Retailers suffered both low consumer confidence and sterling weakness. "For most retailers in the UK, the cost of goods is in dollars, they source goods elsewhere," said Baker. "And that’s a hit to the profit margin, because the cost of goods rises but the revenues are not rising."

The only retail business in the top 10 share price risers was supermarket chain Wm Morrison, which largely benefited from low expectations and a low starting share price at the beginning of 2016.

Analysts downgraded earnings forecasts for the likes of Morrisons following the growing popularity of discount retailers Aldi and Lidl.

ITV, the only media share in the list of poor stocks, had a slowdown in advertising revenue in the first half.

The prospect of rising interest rates should also affect investors’ stock selection though the fate of banks, which should benefit from rising interest rates, was still "unclear", Becket said.

Jennings said banks were "very much on the radar".

"They’ve stood out as being cheap and unloved but operating in a fairly sensible way, more so than before the financial crisis," he said. "There’s been a huge change. Balance sheets are much stronger."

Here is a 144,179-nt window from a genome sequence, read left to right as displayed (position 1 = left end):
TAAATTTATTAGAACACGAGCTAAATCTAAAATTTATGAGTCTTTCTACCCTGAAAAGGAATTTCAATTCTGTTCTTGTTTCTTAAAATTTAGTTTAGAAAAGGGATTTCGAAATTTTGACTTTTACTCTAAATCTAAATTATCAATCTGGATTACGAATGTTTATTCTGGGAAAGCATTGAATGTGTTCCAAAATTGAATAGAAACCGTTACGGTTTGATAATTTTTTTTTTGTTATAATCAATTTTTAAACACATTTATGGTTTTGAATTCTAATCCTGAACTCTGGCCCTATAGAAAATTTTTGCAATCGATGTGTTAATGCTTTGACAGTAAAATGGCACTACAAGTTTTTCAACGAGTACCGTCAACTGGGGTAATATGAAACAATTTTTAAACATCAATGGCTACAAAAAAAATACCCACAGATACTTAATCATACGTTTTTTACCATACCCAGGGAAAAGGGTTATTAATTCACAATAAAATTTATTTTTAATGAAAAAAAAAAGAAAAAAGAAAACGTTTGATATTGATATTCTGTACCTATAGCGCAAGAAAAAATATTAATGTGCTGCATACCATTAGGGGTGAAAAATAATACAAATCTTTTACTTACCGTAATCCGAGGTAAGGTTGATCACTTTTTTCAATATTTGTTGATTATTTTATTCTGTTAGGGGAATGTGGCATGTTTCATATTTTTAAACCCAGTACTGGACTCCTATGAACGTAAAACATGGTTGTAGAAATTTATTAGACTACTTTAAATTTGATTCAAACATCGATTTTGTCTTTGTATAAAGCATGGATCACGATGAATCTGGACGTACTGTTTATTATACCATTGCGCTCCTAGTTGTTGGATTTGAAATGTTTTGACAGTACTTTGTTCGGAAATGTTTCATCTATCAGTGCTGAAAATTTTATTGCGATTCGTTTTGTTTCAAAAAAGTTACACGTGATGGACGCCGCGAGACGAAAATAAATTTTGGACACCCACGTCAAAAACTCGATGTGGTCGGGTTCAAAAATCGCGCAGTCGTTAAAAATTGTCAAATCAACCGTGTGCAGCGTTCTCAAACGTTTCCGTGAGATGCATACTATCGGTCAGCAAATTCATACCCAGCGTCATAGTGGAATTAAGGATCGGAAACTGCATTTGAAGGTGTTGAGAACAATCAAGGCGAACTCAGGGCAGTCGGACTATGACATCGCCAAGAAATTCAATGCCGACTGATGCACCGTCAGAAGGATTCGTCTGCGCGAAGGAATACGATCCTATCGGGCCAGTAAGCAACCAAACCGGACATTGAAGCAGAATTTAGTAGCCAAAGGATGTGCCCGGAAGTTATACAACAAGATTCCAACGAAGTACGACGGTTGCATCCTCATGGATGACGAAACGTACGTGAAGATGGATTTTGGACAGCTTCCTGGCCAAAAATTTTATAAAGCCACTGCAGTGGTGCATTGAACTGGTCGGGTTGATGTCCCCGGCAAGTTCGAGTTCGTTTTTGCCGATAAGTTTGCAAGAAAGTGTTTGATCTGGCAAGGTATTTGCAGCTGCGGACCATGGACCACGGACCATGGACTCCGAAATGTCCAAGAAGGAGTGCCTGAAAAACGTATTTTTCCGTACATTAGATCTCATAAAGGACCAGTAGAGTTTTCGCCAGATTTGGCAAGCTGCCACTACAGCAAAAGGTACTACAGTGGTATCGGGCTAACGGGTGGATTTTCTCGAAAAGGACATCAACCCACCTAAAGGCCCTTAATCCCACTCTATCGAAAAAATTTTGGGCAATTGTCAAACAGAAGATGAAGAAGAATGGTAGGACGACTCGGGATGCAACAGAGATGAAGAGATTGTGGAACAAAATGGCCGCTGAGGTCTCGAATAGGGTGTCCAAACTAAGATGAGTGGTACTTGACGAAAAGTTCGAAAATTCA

Jennings said he was analysing companies’ pension deficits in light of a potential shift in the interest rate environment. Companies’ pension deficits have been worsened by falling bond yields, but would benefit from a rise in interest rates.

"We’ve identified a few companies where the market has been too hard on them," he said. "Some of these stocks with big pension deficits have been screaming unloved and cheap.

"The end of lower for longer [interest rates] is very, very significant," he said. "People should be diversified going into this environment — people will have significant exposure to the companies that worked well in ‘lower for longer’, but it doesn’t mean they will work for the next three to five years."

© The Financial Times 2017